On a sunrise drive, we came across a spur-winged lapwing whose four eggs had just hatched. She cowered over them, protecting them from the vehicle; all we could see was four sets of toothpick legs. We stopped and sat quietly, giving her space and time to relax. She grew more comfortable and eventually opened her wings and sat upright. Underneath her were the most gorgeous balls of feathery fluff.
We watched for over half an hour as these chicks found their feet. Like wind-up toys, they would run around the sand, rocks and gravel, eventually scurrying back to their mother, completely exhausted and quickly falling asleep underneath the protection of her wing. I returned to the site almost every day. By the fourth day, I was amazed to see how they had grown in confidence and agility. They were now venturing as far as 10 metres from their devoted mother. Let’s hope that they continue to grow so we can document their development.
The cubs were located for the first time this week, stashed away in a secure den-site in the southern regions of the Triangle. We estimate the cubs to be between two or three months old. She is one of the most successful leopards in the Triangle with a strong lineage.
It is near impossible to go a single day without hearing a different opinion on why things are the way they are. Regardless, there is still much action in the southern portions of the Mara River.
The days are heating up and all animals need to drink. The small watering holes, drainage lines and depressions become focal points for animal movement.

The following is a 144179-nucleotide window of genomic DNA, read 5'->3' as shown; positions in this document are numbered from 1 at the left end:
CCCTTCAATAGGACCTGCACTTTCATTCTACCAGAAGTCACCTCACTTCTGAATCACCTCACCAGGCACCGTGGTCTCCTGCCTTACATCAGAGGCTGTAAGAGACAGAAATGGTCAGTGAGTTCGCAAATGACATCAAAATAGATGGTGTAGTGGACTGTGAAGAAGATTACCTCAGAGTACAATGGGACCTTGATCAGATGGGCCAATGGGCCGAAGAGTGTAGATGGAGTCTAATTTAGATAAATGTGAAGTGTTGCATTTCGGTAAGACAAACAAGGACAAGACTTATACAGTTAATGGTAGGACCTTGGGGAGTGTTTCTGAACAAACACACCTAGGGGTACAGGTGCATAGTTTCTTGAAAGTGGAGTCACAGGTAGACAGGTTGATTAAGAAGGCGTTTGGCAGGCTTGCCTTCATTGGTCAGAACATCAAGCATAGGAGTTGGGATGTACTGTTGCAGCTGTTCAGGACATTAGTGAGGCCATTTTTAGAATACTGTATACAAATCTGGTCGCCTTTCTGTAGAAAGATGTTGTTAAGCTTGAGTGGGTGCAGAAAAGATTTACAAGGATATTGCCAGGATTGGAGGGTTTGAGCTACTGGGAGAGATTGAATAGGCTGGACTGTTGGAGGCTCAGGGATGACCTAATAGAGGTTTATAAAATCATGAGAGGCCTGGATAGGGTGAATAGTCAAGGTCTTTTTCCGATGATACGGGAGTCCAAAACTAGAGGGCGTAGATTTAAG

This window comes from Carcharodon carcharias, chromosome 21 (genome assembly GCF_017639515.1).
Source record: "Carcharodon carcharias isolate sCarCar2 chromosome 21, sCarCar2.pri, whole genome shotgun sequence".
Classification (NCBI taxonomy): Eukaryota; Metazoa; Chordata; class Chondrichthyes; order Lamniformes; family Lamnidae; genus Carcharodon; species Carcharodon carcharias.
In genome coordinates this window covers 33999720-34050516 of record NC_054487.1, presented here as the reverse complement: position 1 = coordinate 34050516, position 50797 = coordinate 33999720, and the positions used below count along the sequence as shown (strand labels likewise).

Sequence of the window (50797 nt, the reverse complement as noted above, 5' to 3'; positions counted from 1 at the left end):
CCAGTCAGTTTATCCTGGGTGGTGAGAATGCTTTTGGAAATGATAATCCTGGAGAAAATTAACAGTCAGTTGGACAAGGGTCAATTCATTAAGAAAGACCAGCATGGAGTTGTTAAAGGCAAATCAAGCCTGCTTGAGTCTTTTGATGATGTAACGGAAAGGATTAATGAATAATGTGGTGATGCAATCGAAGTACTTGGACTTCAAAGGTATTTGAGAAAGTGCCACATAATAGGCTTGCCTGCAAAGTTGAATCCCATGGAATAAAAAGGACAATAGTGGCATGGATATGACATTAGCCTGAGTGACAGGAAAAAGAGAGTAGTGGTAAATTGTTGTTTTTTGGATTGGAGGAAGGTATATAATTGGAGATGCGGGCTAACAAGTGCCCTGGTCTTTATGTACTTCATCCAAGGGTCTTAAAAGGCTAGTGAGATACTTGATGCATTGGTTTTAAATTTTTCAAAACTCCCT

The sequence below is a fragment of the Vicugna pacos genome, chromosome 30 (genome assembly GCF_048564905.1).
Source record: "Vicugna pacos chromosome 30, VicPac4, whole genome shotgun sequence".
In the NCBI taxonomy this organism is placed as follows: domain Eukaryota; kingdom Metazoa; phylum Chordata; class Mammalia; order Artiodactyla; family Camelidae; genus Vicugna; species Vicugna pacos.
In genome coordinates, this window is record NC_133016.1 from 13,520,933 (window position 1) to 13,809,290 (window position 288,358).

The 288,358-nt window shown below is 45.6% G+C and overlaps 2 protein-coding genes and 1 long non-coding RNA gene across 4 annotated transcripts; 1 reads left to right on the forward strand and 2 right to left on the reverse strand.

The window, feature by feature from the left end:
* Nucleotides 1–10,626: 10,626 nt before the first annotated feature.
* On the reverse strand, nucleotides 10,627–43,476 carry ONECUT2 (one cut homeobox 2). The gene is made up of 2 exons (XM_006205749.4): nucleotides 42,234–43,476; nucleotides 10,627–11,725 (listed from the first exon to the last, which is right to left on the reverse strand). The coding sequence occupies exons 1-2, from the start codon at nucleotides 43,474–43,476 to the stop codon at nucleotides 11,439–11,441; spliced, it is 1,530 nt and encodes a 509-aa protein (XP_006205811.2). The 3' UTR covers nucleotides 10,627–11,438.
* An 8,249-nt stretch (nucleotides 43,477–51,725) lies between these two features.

Whilst waiting at a potential crossing point I came across Anthony Kiplunghurt who was the winning guide from The Greatest Maasai Mara Photographer of the Year competition in 2020. He guided Paolo Torchio when he captured his gorgeous winning photograph of the leopard in the rain. Part of Anthony’s prize was a trip, along with four other guides, to Victoria Falls and the Zambezi River. With two months left in this year’s competition, the question we are all asking ourselves is who will win, and which guide will be making his, or her, way to South Africa’s Kruger National Park?
Down in the far south-western portion of the Mara Triangle, some very large wildebeest herds have started moving north back into Kenya after a brief return to Tanzania, providing much relief for the resident lion pride in the area.
For the last few years, this has been the most stable pride in the Mara Triangle. The reason was largely due to the dominance and stability allowed to them by the pride male: Ol Donyo Paek. Sadly, a few days ago this legend passed away — killed in a battle with two males believed to have moved in from Lamai, Serengeti. The natural order for pride takeovers means that the new males in the area will immediately seek to hunt down any cubs sired by the previous male. There is no such thing as adoption. They want to dispose of the cubs and force the lionesses into heat, this way the new males can continue their bloodline.
What took me off guard is when we found these two new males one morning, they were in the company of three other males whom we have identified as three of the six Sausage Tree Pride Young males — the boys fathered by the late Ol Donyo Paek. There didn’t seem to be much love, nor tension, between all five males, more of a tolerance. Who knows how this will all play out?
Looking back over the years always tells a fun story. This week a year ago, we had the Migration extending a fair distance north of where it now is. For me, the best Migration herd shots are the ones showing the snake-like movements of the animals.
Filed under: This Week at Angama
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